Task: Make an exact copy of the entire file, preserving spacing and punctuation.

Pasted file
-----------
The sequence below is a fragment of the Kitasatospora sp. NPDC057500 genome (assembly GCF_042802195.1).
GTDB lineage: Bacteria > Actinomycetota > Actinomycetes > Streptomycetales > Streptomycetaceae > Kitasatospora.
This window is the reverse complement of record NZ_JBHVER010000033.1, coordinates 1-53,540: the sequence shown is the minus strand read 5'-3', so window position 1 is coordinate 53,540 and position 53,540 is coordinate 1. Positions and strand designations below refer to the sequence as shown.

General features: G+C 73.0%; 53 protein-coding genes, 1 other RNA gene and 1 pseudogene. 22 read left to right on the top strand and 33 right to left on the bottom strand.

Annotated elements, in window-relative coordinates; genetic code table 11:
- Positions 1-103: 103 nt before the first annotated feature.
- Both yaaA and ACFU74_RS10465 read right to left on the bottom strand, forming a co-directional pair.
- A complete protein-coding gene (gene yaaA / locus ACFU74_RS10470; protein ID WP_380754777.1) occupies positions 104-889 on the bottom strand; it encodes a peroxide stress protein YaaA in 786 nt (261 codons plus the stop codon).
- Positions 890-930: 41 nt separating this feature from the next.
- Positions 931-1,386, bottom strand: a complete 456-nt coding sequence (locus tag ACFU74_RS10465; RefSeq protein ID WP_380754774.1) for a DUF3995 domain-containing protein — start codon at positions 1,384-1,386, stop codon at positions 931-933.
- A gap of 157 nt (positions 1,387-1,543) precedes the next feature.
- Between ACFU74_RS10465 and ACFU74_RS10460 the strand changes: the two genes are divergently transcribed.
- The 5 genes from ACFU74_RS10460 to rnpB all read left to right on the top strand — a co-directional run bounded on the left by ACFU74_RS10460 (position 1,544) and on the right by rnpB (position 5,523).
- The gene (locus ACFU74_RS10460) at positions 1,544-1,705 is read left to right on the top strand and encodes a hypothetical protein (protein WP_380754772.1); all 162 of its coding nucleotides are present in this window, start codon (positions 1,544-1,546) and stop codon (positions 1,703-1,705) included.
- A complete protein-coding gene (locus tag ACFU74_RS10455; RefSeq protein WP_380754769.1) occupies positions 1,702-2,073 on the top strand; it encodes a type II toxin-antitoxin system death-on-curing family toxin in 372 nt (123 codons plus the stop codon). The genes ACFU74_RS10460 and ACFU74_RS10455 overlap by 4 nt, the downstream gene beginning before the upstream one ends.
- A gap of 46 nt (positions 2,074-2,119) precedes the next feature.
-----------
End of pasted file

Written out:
The sequence below is a fragment of the Kitasatospora sp. NPDC057500 genome (assembly GCF_042802195.1).
GTDB lineage: Bacteria > Actinomycetota > Actinomycetes > Streptomycetales > Streptomycetaceae > Kitasatospora.
This window is the reverse complement of record NZ_JBHVER010000033.1, coordinates 1-53,540: the sequence shown is the minus strand read 5'-3', so window position 1 is coordinate 53,540 and position 53,540 is coordinate 1. Positions and strand designations below refer to the sequence as shown.

General features: G+C 73.0%; 53 protein-coding genes, 1 other RNA gene and 1 pseudogene. 22 read left to right on the top strand and 33 right to left on the bottom strand.

Annotated elements, in window-relative coordinates; genetic code table 11:
- Positions 1-103: 103 nt before the first annotated feature.
- Both yaaA and ACFU74_RS10465 read right to left on the bottom strand, forming a co-directional pair.
- A complete protein-coding gene (gene yaaA / locus ACFU74_RS10470; protein ID WP_380754777.1) occupies positions 104-889 on the bottom strand; it encodes a peroxide stress protein YaaA in 786 nt (261 codons plus the stop codon).
- Positions 890-930: 41 nt separating this feature from the next.
- Positions 931-1,386, bottom strand: a complete 456-nt coding sequence (locus tag ACFU74_RS10465; RefSeq protein ID WP_380754774.1) for a DUF3995 domain-containing protein — start codon at positions 1,384-1,386, stop codon at positions 931-933.
- A gap of 157 nt (positions 1,387-1,543) precedes the next feature.
- Between ACFU74_RS10465 and ACFU74_RS10460 the strand changes: the two genes are divergently transcribed.
- The 5 genes from ACFU74_RS10460 to rnpB all read left to right on the top strand — a co-directional run bounded on the left by ACFU74_RS10460 (position 1,544) and on the right by rnpB (position 5,523).
- The gene (locus ACFU74_RS10460) at positions 1,544-1,705 is read left to right on the top strand and encodes a hypothetical protein (protein WP_380754772.1); all 162 of its coding nucleotides are present in this window, start codon (positions 1,544-1,546) and stop codon (positions 1,703-1,705) included.
- A complete protein-coding gene (locus tag ACFU74_RS10455; RefSeq protein WP_380754769.1) occupies positions 1,702-2,073 on the top strand; it encodes a type II toxin-antitoxin system death-on-curing family toxin in 372 nt (123 codons plus the stop codon). The genes ACFU74_RS10460 and ACFU74_RS10455 overlap by 4 nt, the downstream gene beginning before the upstream one ends.
- A gap of 46 nt (positions 2,074-2,119) precedes the next feature.